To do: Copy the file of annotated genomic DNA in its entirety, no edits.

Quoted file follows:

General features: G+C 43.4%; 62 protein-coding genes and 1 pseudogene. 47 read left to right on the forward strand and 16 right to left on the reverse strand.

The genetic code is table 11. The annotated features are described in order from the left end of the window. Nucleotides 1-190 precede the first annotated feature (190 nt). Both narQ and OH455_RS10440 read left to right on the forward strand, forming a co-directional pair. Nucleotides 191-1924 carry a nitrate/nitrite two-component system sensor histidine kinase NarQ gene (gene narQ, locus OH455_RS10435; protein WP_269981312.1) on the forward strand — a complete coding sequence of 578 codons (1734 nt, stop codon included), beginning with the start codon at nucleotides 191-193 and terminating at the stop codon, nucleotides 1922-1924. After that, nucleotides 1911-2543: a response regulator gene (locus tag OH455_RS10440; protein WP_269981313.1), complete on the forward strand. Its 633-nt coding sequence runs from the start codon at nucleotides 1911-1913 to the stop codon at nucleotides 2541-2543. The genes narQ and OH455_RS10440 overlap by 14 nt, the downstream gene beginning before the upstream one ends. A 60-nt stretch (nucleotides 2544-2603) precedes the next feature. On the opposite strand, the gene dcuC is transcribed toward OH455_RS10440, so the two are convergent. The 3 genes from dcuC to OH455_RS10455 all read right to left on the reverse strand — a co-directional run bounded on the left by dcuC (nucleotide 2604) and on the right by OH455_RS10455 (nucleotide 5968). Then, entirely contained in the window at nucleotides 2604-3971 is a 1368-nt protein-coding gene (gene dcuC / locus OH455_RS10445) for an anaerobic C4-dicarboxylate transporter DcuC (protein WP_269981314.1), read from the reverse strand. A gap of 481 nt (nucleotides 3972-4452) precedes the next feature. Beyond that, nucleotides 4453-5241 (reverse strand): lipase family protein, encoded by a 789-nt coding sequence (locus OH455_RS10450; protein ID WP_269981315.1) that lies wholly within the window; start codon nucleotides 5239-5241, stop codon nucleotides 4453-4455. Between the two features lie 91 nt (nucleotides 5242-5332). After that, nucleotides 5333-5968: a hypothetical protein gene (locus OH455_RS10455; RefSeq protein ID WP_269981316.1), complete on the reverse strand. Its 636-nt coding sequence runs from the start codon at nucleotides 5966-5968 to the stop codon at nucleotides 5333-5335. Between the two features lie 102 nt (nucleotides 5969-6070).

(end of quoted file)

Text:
General features: G+C 43.4%; 62 protein-coding genes and 1 pseudogene. 47 read left to right on the forward strand and 16 right to left on the reverse strand.

The genetic code is table 11. The annotated features are described in order from the left end of the window. Nucleotides 1-190 precede the first annotated feature (190 nt). Both narQ and OH455_RS10440 read left to right on the forward strand, forming a co-directional pair. Nucleotides 191-1924 carry a nitrate/nitrite two-component system sensor histidine kinase NarQ gene (gene narQ, locus OH455_RS10435; protein WP_269981312.1) on the forward strand — a complete coding sequence of 578 codons (1734 nt, stop codon included), beginning with the start codon at nucleotides 191-193 and terminating at the stop codon, nucleotides 1922-1924. After that, nucleotides 1911-2543: a response regulator gene (locus tag OH455_RS10440; protein WP_269981313.1), complete on the forward strand. Its 633-nt coding sequence runs from the start codon at nucleotides 1911-1913 to the stop codon at nucleotides 2541-2543. The genes narQ and OH455_RS10440 overlap by 14 nt, the downstream gene beginning before the upstream one ends. A 60-nt stretch (nucleotides 2544-2603) precedes the next feature. On the opposite strand, the gene dcuC is transcribed toward OH455_RS10440, so the two are convergent. The 3 genes from dcuC to OH455_RS10455 all read right to left on the reverse strand — a co-directional run bounded on the left by dcuC (nucleotide 2604) and on the right by OH455_RS10455 (nucleotide 5968). Then, entirely contained in the window at nucleotides 2604-3971 is a 1368-nt protein-coding gene (gene dcuC / locus OH455_RS10445) for an anaerobic C4-dicarboxylate transporter DcuC (protein WP_269981314.1), read from the reverse strand. A gap of 481 nt (nucleotides 3972-4452) precedes the next feature. Beyond that, nucleotides 4453-5241 (reverse strand): lipase family protein, encoded by a 789-nt coding sequence (locus OH455_RS10450; protein ID WP_269981315.1) that lies wholly within the window; start codon nucleotides 5239-5241, stop codon nucleotides 4453-4455. Between the two features lie 91 nt (nucleotides 5242-5332). After that, nucleotides 5333-5968: a hypothetical protein gene (locus OH455_RS10455; RefSeq protein ID WP_269981316.1), complete on the reverse strand. Its 636-nt coding sequence runs from the start codon at nucleotides 5966-5968 to the stop codon at nucleotides 5333-5335. Between the two features lie 102 nt (nucleotides 5969-6070).